I’m known as the leather guy! That guy who’s perceived – knows everything about both real and faux leather. Because of this, I get a lot of funny questions related to leather.
Over the weekend, my brother-in-law asked me what seemed like a funny question at the time, but upon further reflection, I realized it was a very good question that many people probably have but are too embarrassed to ask.
The short answer I gave him was that leather that is stored in damp places, wooden closets, bathrooms, basements, or wrapped with newspaper or brown paper could develop a mildew smell.
I promised him I would do an in-depth article on the subject, so here it is! But before I get into the other reasons why leather may smell like mildew, let’s take a few minutes to be clear on what the smell of mildew is so that we are on the same page in diagnosing the issue.
What Is The Smell Of Mildew?
Mildew is a type of fungus that thrives in warm, humid environments and on organic materials like leather. The spores of mildew are always present in the air around us and only need the right conditions to start growing.
These conditions include warmth (between 77-86 degrees Fahrenheit), lack of sunlight, and, most importantly, moisture. There are about two to three main characteristics to the smell of mildew that you should be able to identify.
- Mildew Has A Musty Smell
The first is a musty smell that is often compared to the smell of damp laundry that has been left in the washing machine for too long. This is a smell most people can identify quite easily.
- Mildew Smells Like Mold
The second characteristic is that mildew smells like mold. This shouldn’t be surprising since they are both types of fungi. The smell of mold is often described as being earthy, damp, or musty.
- Mildew Smells Like Rotting Wood
Another smell commonly associated with the smell of mildew is the smell of rotting wood. This is because mildew often grows on wood that has been damp for too long and is starting to rot.
- Mildew Smell Is Described As Stale
The smell of mildew is also often described as being stale. This is likely because the spores that cause mildew to form are usually found in moist, humid environments.
When these spores come into contact with leather, they can cause the leather to smell musty or stale. In some cases, the mildew smell may also be accompanied by other odors, such as a sour smell.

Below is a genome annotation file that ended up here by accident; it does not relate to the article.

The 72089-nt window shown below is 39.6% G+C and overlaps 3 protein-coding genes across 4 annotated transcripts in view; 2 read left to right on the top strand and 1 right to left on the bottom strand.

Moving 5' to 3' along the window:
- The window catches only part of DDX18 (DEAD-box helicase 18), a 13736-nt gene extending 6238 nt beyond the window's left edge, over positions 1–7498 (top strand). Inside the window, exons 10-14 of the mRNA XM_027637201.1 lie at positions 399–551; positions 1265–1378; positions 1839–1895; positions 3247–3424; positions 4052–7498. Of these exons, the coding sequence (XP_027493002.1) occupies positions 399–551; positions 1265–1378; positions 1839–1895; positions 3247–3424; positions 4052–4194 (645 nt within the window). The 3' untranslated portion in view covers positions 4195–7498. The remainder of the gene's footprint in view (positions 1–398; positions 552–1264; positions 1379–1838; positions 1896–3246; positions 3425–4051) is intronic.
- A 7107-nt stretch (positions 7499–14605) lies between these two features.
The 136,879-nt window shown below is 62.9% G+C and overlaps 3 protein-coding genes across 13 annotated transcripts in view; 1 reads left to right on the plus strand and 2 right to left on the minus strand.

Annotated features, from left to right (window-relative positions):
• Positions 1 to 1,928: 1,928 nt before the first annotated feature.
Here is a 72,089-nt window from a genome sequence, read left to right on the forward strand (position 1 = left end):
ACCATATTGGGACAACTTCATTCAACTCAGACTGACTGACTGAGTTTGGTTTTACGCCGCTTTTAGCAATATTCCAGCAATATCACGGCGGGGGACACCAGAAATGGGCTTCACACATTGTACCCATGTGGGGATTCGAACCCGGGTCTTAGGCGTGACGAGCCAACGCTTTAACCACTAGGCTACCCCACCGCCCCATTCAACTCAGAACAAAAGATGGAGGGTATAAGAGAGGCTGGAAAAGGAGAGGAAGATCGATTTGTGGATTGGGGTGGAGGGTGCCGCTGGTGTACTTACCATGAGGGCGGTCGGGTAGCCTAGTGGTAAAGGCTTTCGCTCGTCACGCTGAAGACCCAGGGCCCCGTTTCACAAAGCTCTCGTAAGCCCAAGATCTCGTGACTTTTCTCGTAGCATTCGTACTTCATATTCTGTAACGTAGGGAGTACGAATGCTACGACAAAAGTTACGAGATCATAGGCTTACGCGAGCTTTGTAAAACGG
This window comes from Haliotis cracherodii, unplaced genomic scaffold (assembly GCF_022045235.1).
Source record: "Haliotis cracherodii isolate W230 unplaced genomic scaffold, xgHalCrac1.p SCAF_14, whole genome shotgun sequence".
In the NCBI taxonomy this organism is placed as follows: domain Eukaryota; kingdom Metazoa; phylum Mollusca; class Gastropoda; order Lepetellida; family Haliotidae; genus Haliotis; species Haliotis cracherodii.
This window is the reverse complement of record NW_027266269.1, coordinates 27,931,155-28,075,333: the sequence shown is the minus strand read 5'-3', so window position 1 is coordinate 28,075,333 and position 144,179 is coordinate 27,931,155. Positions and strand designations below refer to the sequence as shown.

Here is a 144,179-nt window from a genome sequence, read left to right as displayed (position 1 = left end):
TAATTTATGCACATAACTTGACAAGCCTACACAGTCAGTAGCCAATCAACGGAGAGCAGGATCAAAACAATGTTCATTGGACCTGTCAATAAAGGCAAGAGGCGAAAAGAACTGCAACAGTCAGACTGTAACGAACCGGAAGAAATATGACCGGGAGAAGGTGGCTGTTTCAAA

- Mildew Has A Paper-Like Smell
Many others would also describe the smell of mildew on leather as being paper-like. When mildew first begins to form, it will have a musty smell that is very similar to the smell of paper or damp paper. If you have ever left a leather item in a humid environment for too long, then you know exactly what this smells like.
- Dirty Wet Socks
Last but not least, another common smell associated with mildew, especially by kids, is that of dirty wet socks for all the wrong reasons.
So if your leather has any of the above smells, then chances are you have a mildew smell on your leather item.
Reasons Why Leather Smell Like Mildew
Now that we’re clear on how mildew smells, especially on leather, here are the reasons why your leather may have picked up the mildew smell:
1. The Leather May Actually Have Mold Or Mildew
Not to sound like captain obvious, but the number one reason your leather smells like mildew is that it has mold or mildew growing on it.
As mentioned, mold and mildew thrive in warm, humid environments and love organic materials like leather.
If you have a leather item that has been stored in a damp basement or garage, then it’s very likely that mold or mildew has started to grow on it.
The same is true for leather items that have been left in a car or RV that is not well ventilated.
The lack of air circulation combined with the warmth and moisture creates the perfect environment for mold and mildew to grow.
The presence of the mold or mildew can then lead to the musty, paper-like, or dirty wet sock smell that is often associated with mildew.
2. Storing The Leather In A Damp Place
If you store your leather items in a damp place, then it’s likely that they will pick up the mildew smell from the environment.
This is especially true if the leather is stored on the floor or in a storage unit that is not well ventilated.
The lack of air circulation combined with the dampness of the environment will cause the leather to absorb the moisture and start to smell musty.
One way to prevent this is to store your leather in a breathable bag or box. This will allow the leather to breathe and prevent it from absorbing the moisture in the air.
You can also try using a dehumidifier to help remove the moisture from the air and keep your leather smelling fresh.
If you live in a particularly humid climate, you may need extra care to prevent your leather from mildewing.
3. Leather May Have Been Stored In A Plastic Bag
If you also have your leather items stored in air-tight plastic bags, then it’s also likely that they will develop a mildew smell.
This is because the plastic bag will trap the moisture and cause the leather to sweat. The trapped moisture will then provide the perfect environment for mold and mildew to grow.